Difference between CWDM optical transceiver module and DWDM optical transceiver module
With the rapid growth of IP data services on the Internet, the demand for transmission line bandwidth is increasing. Although DWDM optical module (dense wavelength division multiplexing) technology is the most effective method to solve line bandwidth expansion, CWDM optical module (coarse wavelength division multiplexing) technology has advantages in system cost and maintainability compared to DWDM optical modules. .
Both the CWDM optical module and the DWDM optical module belong to the wavelength division multiplexing technology, and can couple different wavelengths of light into a single-core optical fiber for transmission.
The latest ITU standard for CWDM optical modules is G.695, which specifies 18 wavelength channels with a spacing of 20 nm from 1271 nm to 1611 nm. Considering the water peak effect of ordinary G.652 fiber, 16 channels are generally used. Because the channel spacing is large, both the multiplexer and the laser are cheaper than the DWDM device.
The channel spacing of DWDM optical modules is 0.4 nm, 0.8 nm, 1.6 nm, etc., and the spacing is small, requiring additional wavelength control devices. Therefore, devices based on DWDM technology are more expensive than devices based on CWDM technology.
The CWDM optical module has 18 bands, from 1270nm to 1610nm, with a spacing of 20nm between each band. The CWDM optical channel has a wide spacing. The CWDM optical modulation uses an uncooled laser, which is electronically tuned to multiplex the optical wavelength ratio on the same fiber. DWDM is less, the reason for the "rough" and "dense" titles is here.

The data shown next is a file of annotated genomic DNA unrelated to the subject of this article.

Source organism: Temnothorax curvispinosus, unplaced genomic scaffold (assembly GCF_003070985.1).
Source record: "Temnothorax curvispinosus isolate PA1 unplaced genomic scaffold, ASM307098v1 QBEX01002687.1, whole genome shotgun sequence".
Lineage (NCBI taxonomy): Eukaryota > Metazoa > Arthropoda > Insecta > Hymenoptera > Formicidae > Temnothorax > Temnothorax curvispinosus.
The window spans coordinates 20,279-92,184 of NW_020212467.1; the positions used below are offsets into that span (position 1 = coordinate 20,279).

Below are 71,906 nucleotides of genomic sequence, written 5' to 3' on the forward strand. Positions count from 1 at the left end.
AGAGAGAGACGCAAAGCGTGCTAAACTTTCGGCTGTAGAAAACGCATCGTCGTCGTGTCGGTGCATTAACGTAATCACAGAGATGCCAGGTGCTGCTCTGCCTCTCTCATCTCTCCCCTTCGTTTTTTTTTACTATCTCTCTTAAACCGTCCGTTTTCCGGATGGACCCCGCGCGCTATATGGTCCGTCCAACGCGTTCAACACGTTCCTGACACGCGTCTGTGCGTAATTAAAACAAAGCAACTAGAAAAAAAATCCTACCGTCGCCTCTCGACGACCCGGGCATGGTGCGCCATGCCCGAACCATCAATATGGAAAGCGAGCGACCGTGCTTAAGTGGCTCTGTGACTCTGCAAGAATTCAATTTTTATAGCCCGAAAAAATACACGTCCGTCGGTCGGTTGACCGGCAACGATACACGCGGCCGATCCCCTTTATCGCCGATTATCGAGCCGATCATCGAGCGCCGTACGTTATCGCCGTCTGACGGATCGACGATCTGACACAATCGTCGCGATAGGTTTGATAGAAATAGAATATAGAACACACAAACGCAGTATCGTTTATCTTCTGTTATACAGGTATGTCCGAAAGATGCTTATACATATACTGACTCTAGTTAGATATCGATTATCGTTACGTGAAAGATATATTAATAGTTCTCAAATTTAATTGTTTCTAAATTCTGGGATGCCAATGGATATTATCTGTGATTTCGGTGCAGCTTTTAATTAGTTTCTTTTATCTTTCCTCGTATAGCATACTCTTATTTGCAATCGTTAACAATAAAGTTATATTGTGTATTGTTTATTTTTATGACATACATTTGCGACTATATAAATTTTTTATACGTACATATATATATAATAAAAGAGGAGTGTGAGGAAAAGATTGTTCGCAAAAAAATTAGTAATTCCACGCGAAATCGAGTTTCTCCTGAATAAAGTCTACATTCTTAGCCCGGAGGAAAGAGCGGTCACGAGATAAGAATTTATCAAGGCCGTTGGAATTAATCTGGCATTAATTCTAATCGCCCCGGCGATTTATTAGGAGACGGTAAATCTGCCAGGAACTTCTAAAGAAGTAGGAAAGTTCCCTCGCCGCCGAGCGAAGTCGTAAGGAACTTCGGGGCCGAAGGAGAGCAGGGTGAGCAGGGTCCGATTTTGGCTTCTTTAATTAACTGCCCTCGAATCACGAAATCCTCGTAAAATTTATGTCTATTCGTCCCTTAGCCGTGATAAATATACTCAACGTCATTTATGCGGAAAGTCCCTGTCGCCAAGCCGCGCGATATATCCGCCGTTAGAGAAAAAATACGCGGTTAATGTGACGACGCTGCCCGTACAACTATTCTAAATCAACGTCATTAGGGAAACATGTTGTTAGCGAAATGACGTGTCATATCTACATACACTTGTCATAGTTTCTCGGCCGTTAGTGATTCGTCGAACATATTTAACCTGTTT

DWDM optical modules are available in three channels per channel as required: 0.4nm (50Ghz), 0.8nm (100Ghz), and 1.6nm (200Ghz), 100GHz (from C17 to C61, which is the most commonly used for conventional equipment); 50GHz (From C17 to H61, for high channel devices). DWDM uses a cooling laser that is tuned with temperature.
Since the temperature distribution is very uneven over a wide range of optical wavelengths, temperature tuning is difficult and costly to implement. The CWDM optical module avoids this difficulty and thus greatly reduces the cost. At present, the cost of the CWDM optical module system is generally only 30% of that of the DWDM, and the CWDM wavelength of 1470 nm to 1610 nm generally uses the DFB laser. Because of the large channel spacing, the CWDM device and the laser ratio are DWDM devices are cheap.